I had a conversation about this issue with Senator Charlie Ringo several months ago, and he expressed a great deal of frustration surrounding the inability to get anything done down in Salem when the legislature was in session. Part of the motivation behind ending political party affiliation in the legislature is to curtail block voting along party lines on bills merely because they are sponsored by a member of the opposition party. Typically what occurs is a lawmaker has a good idea for a bill, and he or she attempts to drum up support for it from the opposition party. Many bills really have no identifiable political ideology behind them, they are just good ideas that should be enacted into law. Sen. Ringo told me that many times he would get the assurance of support of an opposition party member on a bill, only to have that same person come back a day or two later and tell him that they couldn't vote for the bill because the party boss said they couldn't. It is also unfortunate how much control special interest money has down in Salem. Eliminating party affiliation would help reduce the exponential effect special interest money has on legislature because it much easier to focus lobbying efforts on a few party leaders than it is on dozens of free agent individual legislators who have allegiance to no one other than their constituency. I for one doubt that eliminating parties is a complete panacea to all that ills the Oregon Legislature, but it is a step in the right direction. Having a bunch of minority parties that identify with specific pet issues as proposed by KC reminds me of Italy. Don't get me wrong I admire the Italians, but it isn't for their reputation for having incorruptible and stable governmental institutions.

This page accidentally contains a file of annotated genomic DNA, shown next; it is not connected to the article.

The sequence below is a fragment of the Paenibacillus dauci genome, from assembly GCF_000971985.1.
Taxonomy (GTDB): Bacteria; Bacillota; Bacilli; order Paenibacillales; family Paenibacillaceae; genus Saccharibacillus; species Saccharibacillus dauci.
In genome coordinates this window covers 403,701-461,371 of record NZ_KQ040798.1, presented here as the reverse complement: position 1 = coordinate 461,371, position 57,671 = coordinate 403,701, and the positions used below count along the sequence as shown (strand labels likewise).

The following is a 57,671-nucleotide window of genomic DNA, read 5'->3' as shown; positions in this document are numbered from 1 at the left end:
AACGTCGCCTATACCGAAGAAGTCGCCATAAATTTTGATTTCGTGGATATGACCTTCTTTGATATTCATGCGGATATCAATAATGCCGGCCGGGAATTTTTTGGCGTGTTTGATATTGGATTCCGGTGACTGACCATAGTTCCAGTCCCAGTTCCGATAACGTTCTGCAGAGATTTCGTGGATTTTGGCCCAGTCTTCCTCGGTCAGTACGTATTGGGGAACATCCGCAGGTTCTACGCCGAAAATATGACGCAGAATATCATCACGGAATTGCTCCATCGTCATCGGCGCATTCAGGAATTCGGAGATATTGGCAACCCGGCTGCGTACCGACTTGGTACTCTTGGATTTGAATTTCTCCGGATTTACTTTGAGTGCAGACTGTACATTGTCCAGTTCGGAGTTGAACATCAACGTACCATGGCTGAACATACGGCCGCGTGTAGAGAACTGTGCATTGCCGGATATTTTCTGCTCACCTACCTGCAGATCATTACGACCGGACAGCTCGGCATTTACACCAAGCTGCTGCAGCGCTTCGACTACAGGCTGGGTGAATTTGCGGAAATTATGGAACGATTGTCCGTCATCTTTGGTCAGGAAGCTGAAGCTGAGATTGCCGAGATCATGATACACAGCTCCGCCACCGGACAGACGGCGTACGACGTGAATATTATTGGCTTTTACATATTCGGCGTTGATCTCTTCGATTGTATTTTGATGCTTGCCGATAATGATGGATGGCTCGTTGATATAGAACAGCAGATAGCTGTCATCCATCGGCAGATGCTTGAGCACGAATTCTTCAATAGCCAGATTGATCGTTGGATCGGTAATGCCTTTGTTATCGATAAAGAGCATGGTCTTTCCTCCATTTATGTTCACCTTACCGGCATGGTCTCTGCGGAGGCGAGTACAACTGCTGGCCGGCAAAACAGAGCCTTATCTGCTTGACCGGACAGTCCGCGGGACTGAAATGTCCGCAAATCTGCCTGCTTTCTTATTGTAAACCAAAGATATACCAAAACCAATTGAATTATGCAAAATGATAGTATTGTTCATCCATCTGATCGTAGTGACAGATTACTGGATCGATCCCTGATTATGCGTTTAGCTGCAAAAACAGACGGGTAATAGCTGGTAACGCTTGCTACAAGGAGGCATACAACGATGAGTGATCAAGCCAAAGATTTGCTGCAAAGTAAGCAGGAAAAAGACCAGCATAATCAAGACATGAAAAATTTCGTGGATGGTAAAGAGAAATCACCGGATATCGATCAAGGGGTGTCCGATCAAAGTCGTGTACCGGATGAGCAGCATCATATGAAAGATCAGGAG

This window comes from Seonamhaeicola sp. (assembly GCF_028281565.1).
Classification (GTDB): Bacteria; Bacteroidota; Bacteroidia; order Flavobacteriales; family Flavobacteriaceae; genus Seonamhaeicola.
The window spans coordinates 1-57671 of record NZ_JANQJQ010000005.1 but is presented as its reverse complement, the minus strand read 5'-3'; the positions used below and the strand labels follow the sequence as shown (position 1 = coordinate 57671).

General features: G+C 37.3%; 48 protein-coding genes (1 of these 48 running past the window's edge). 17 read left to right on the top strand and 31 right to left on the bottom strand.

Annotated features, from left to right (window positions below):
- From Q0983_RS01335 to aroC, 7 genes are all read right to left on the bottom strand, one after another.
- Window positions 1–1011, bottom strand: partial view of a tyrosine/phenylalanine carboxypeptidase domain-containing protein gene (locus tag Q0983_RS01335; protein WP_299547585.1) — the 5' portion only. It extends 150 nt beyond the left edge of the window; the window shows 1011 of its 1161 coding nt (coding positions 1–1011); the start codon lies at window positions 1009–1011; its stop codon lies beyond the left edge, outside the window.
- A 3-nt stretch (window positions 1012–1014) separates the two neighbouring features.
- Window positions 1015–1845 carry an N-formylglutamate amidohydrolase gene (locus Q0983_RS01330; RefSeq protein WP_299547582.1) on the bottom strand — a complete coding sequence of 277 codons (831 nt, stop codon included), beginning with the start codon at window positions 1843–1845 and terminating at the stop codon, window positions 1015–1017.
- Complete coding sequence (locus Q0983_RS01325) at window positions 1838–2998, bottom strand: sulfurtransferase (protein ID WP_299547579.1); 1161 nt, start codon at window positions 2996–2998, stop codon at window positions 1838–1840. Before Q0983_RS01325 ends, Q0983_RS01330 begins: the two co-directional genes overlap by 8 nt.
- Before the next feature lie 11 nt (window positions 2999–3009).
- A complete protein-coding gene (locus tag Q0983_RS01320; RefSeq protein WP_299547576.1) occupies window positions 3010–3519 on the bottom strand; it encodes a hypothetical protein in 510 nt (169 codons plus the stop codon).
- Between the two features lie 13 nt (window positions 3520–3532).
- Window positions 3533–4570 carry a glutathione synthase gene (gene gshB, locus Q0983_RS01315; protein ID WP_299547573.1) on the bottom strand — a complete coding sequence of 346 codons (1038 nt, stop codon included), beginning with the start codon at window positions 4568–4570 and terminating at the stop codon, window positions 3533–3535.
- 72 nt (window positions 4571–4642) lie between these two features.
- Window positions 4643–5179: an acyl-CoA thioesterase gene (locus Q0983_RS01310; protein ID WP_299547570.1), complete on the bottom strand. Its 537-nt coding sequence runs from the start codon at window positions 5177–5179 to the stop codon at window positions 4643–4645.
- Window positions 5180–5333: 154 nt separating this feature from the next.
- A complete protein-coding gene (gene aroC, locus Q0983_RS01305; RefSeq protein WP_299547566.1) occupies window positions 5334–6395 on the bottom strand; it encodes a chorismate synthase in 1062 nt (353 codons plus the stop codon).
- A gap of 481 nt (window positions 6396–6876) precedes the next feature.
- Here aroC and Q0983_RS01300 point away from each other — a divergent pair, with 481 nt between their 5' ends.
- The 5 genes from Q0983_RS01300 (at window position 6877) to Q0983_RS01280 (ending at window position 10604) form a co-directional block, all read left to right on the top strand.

Actually having more than two parties is pretty much the standard in every democracy except the US

Who said we only have two parties? We have a veritable cornucopia of political parties. It's just that at the present time the Rs and the Ds are the main two parties. That could change.

I'm ambivalent about a non-partisan legislature. Partisanship is one of the biggest problems with the legislature. On the other hand, I don't think we should be deciding MORE races in May. I might support the change if the top two finishers proceeded to November, no matter the percentages. Under our current system, in this past election 50% of 35% selected our non-partisan representatives. That, I don't think, is healthy.

One thing that I never understood about Oregon's legislature is why the Speaker makes all the committee assignments, including those of the opposing party. That makes absolutely no sense. It gives far too much power to one person and weakens the opposing party.

I think keeping partisan representatives, while significantly weakening the leadership would accomplish many of the same goals without pursuing such a radical untested change.

I honestly don't see how fusion voting would help anything either. New York's legislature is hardly worth trying to emulate.

Eric: Having more than two parties is pretty much the standard in every democracy except the US.

The reason for this is that, except for the UK and the US, almost every other democracy has enabled progressive voting for the national legislative body, and a prime minister elected out of that legislature.

Correction: The UK doesn't have progressive voting but does have a prime minister elected from their MP's. The US has neither, of course.